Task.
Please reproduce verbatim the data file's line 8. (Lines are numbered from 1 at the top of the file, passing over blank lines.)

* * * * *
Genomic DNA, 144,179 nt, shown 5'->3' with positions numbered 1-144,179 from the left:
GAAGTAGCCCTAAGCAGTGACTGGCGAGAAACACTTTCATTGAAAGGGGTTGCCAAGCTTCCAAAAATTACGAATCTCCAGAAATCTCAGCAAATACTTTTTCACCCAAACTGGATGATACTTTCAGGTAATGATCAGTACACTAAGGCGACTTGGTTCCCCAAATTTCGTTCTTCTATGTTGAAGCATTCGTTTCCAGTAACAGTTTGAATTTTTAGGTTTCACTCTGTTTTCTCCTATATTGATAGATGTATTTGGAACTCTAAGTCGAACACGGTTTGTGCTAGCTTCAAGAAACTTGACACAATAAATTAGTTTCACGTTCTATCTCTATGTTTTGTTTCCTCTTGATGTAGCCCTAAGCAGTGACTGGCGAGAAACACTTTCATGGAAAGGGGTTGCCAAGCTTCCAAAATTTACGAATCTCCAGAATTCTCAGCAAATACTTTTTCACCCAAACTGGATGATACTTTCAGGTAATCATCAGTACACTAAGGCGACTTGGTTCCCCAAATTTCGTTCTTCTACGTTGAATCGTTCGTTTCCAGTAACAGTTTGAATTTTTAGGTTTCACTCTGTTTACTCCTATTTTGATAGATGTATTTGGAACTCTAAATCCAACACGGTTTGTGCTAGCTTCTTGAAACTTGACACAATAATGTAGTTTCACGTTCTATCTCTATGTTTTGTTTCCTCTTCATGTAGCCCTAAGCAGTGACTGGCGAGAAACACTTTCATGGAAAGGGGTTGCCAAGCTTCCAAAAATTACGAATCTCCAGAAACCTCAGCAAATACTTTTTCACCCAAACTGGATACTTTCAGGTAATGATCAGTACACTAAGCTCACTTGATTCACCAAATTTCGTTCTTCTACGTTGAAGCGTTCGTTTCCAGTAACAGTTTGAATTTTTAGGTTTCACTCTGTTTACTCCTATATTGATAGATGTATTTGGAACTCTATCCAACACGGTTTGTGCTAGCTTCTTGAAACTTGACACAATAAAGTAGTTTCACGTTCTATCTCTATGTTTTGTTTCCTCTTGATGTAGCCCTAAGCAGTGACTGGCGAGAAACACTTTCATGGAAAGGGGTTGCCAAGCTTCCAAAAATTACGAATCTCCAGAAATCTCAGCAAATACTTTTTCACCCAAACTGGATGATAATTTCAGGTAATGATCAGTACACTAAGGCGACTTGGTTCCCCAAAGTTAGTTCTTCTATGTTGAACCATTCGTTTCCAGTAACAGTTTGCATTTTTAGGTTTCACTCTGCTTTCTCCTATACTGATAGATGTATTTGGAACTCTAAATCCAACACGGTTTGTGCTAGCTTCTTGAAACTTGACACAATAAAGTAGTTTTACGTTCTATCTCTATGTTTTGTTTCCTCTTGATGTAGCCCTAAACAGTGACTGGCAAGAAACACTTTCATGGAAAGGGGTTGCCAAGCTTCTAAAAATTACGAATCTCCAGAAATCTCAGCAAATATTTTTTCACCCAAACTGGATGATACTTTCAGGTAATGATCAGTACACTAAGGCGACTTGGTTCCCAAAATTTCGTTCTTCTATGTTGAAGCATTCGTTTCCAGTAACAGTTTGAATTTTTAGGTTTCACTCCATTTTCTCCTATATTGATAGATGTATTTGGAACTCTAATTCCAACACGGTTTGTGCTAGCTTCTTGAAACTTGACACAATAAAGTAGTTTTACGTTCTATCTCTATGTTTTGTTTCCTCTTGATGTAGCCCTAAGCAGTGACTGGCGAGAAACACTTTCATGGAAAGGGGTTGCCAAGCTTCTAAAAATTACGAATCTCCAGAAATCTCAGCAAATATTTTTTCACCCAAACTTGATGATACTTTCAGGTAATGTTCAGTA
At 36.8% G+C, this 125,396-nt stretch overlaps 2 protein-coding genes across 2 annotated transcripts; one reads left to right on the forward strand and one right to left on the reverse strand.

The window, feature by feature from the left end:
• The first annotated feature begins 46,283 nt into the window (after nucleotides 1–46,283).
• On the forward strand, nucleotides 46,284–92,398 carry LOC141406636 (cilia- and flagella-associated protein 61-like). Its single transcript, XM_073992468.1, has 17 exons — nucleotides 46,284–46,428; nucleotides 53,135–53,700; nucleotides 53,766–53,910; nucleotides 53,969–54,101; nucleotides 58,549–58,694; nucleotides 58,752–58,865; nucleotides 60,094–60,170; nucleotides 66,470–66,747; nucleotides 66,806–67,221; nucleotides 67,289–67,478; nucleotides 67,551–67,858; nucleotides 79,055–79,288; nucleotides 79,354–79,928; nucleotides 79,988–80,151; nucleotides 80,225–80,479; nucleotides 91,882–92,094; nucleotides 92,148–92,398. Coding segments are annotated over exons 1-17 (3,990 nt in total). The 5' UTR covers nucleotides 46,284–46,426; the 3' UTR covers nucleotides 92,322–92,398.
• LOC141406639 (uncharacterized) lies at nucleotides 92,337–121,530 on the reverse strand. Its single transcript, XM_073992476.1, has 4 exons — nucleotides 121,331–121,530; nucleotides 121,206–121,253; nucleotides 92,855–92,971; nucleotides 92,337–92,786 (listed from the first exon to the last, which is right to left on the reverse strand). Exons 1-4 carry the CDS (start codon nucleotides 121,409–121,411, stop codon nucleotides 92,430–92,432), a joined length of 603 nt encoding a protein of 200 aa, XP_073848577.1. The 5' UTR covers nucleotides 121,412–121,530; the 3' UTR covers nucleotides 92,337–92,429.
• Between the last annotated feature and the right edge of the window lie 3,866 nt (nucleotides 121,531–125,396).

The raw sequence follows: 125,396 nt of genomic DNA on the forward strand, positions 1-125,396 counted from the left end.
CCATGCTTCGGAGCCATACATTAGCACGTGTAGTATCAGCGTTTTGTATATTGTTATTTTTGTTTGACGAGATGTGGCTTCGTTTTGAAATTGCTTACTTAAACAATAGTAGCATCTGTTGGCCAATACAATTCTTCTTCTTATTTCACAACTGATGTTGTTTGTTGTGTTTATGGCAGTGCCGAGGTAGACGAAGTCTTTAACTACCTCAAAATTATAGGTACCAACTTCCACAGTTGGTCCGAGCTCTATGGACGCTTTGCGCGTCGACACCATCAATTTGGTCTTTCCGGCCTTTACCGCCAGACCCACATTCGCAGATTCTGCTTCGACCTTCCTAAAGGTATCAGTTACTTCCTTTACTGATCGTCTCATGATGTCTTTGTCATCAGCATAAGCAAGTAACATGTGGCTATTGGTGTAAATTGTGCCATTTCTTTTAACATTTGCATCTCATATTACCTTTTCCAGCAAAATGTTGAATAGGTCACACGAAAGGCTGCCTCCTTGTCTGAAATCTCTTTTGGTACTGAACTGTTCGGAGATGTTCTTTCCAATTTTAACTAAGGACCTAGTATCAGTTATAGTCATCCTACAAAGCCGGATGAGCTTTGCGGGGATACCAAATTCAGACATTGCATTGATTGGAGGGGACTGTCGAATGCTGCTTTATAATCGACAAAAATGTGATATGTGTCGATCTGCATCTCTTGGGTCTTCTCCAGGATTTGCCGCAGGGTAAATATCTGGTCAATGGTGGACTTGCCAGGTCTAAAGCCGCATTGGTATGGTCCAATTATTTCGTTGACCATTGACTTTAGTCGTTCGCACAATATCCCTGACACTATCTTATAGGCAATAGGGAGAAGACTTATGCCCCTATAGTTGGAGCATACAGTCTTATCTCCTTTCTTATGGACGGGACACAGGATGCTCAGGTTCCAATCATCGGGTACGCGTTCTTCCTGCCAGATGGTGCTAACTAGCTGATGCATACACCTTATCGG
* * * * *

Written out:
• Between the last annotated feature and the right edge of the window lie 3,866 nt (nucleotides 121,531–125,396).